The FEI World Equestrian Games are held every four years, in the middle of the Olympic cycle. It is one of the biggest events on the global equestrian calendar, with eight disciplines included in the programme and over 700 riders set to compete this year. The 2018 Games will be held from the 11th to the 23rd of September in Mill Spring, North Carolina, USA. Tryon Equestrian Centre will host 29 individual events, covering dressage, para-dressage, eventing, jumping, endurance, driving, reining and vaulting. Before the inception of the World Equestrian Games, all ten FEI disciplines held individual championships, often in separate countries. Now, only horseball and tent pegging run separate championships. With eight championships in one, national equestrian organisations have been better able to pool their resources to send over stronger teams. This year, Australia is sending 30 athletes (that’s not counting the horses!) to compete. Let’s take a closer look at the equestrian sports featured at the WEG.
The intricate dance performed by a perfectly in-tune horse and rider is a beautiful thing to behold. This year, spectators will have the chance to watch the Grand Prix, Grand Prix Special, and Grand Prix Freestyle. The Freestyle event is expected to pack out the 20,000-seat stadium as competitors perform complicated choreography in time to a piece of music.
The para-equestrian dressage events include individual and team competitions, with riders grouped according to their functional abilities to ensure non-biased judgements of their performances. Emma Booth and the Danish-bred Mogelvangs Zidane will be representing Australia in para-dressage.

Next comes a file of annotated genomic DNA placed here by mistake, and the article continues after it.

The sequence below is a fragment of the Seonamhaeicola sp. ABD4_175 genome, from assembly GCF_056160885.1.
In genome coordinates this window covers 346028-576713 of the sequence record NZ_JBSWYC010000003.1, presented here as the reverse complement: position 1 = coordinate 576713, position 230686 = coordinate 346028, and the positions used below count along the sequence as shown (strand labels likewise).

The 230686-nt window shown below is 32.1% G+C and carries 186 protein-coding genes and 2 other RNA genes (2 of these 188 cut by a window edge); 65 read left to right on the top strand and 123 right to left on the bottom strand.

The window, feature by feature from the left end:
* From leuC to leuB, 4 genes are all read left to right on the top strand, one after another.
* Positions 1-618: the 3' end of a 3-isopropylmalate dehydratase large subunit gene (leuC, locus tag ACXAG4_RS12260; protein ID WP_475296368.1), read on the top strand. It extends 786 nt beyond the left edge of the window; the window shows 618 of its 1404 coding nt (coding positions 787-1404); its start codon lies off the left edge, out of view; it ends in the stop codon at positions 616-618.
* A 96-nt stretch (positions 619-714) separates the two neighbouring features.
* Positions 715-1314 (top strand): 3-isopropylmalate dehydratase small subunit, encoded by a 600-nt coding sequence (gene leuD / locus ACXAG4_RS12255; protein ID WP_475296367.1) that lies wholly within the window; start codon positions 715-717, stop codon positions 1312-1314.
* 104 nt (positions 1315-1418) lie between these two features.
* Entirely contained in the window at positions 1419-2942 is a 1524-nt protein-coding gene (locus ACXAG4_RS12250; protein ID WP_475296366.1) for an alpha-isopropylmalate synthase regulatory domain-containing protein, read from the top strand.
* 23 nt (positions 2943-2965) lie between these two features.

Combining dressage, show jumping and cross country, the WEG three day event will test horses and riders to the extreme. Dressage will be conducted on the 13th and 14th of September, cross country on the 15th and show jumping on the 16th.
The average fence height at the WEG show jumping competition will be 1.6 metres, with competitors aiming to get through the course with a clear round in the quickest possible time. Team and Individual medals will be awarded this year, and Australia has four horse-rider combinations lined up.
Endurance rides are the ultimate test of a horse and rider’s bond, stamina and speed. The WEG endurance course is 100 miles long, covering many different terrains. Frequent vet checks and rest periods will ensure the welfare of all competitors. Four pairs of horses and riders are coming from Australia to compete, as well as one reserve.
In driving, four horses pull a carriage. There are three elements: Dressage, in which teams must complete a test in unison; Marathon, which harks back to Roman chariot racing as teams race around an obstacle course as fast as they dare; and Cones, in which teams must navigate around a set of cones without knocking any of the carefully-balanced balls resting on their tops.
In reining, horse and rider must complete a pre-approved pattern of manouevres designed to test the skills needed in traditional cattle reining work. The patterns involve a combination of small slow circles, large fast circles, flying lead changes, rollbacks over the hocks, a series of 360 degree spins done in place, and of course sliding stops.
Vaulting is best described as horseback gymnastics, with vaulters performing a routine from the back of a horse cantering on a lunge line. Judges look to see the compulsory movements executed with strength, fluidity, balance and flexibility. The WEG competitions will include Men’s, Women’s, Team and Pas de Deux (doubles).
As well as the Games themselves, a range of demonstrations, workshops and exhibitions will be on offer throughout the thirteen-day programme. The World Equine Expo will run concurrently at Tryon, celebrating horses and horsemanship with a trade fair, clinics, panel discussions, educational seminars, demonstrations, an art and film festival and competitions.
Are any of our globetrotters catching the action in North Carolina this year? Let us know in the comments or on Facebook, we’d love to hear your stories!
Image credits: FEI.